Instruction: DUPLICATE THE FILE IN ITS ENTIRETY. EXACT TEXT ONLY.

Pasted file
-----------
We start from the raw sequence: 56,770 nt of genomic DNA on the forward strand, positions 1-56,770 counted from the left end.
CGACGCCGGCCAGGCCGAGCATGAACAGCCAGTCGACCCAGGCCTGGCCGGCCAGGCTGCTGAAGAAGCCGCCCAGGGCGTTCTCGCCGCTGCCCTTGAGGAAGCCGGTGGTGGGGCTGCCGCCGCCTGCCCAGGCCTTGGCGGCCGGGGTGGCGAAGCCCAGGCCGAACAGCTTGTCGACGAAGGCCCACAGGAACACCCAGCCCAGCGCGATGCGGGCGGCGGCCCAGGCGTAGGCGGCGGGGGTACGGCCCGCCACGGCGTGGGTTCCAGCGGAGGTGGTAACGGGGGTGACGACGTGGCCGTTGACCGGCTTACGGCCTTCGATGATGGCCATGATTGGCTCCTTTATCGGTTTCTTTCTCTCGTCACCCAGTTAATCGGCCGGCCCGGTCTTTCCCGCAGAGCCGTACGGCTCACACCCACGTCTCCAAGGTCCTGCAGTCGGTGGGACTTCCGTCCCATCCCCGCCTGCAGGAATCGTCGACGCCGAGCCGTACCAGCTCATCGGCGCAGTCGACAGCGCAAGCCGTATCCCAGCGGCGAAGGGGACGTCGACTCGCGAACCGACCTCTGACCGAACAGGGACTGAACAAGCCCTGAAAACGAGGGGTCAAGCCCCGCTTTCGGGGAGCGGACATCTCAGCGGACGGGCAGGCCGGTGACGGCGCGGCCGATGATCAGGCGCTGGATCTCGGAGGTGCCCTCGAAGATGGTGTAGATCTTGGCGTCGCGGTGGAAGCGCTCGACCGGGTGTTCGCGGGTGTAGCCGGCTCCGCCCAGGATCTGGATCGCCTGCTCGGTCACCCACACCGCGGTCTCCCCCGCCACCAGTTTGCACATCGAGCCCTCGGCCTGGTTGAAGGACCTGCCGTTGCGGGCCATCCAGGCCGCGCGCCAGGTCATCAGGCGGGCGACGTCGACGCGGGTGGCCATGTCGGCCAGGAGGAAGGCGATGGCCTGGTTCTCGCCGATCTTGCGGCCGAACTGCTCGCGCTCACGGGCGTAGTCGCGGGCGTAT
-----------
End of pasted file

We start from the raw sequence: 56,770 nt of genomic DNA on the forward strand, positions 1-56,770 counted from the left end.
CGACGCCGGCCAGGCCGAGCATGAACAGCCAGTCGACCCAGGCCTGGCCGGCCAGGCTGCTGAAGAAGCCGCCCAGGGCGTTCTCGCCGCTGCCCTTGAGGAAGCCGGTGGTGGGGCTGCCGCCGCCTGCCCAGGCCTTGGCGGCCGGGGTGGCGAAGCCCAGGCCGAACAGCTTGTCGACGAAGGCCCACAGGAACACCCAGCCCAGCGCGATGCGGGCGGCGGCCCAGGCGTAGGCGGCGGGGGTACGGCCCGCCACGGCGTGGGTTCCAGCGGAGGTGGTAACGGGGGTGACGACGTGGCCGTTGACCGGCTTACGGCCTTCGATGATGGCCATGATTGGCTCCTTTATCGGTTTCTTTCTCTCGTCACCCAGTTAATCGGCCGGCCCGGTCTTTCCCGCAGAGCCGTACGGCTCACACCCACGTCTCCAAGGTCCTGCAGTCGGTGGGACTTCCGTCCCATCCCCGCCTGCAGGAATCGTCGACGCCGAGCCGTACCAGCTCATCGGCGCAGTCGACAGCGCAAGCCGTATCCCAGCGGCGAAGGGGACGTCGACTCGCGAACCGACCTCTGACCGAACAGGGACTGAACAAGCCCTGAAAACGAGGGGTCAAGCCCCGCTTTCGGGGAGCGGACATCTCAGCGGACGGGCAGGCCGGTGACGGCGCGGCCGATGATCAGGCGCTGGATCTCGGAGGTGCCCTCGAAGATGGTGTAGATCTTGGCGTCGCGGTGGAAGCGCTCGACCGGGTGTTCGCGGGTGTAGCCGGCTCCGCCCAGGATCTGGATCGCCTGCTCGGTCACCCACACCGCGGTCTCCCCCGCCACCAGTTTGCACATCGAGCCCTCGGCCTGGTTGAAGGACCTGCCGTTGCGGGCCATCCAGGCCGCGCGCCAGGTCATCAGGCGGGCGACGTCGACGCGGGTGGCCATGTCGGCCAGGAGGAAGGCGATGGCCTGGTTCTCGCCGATCTTGCGGCCGAACTGCTCGCGCTCACGGGCGTAGTCGCGGGCGTAT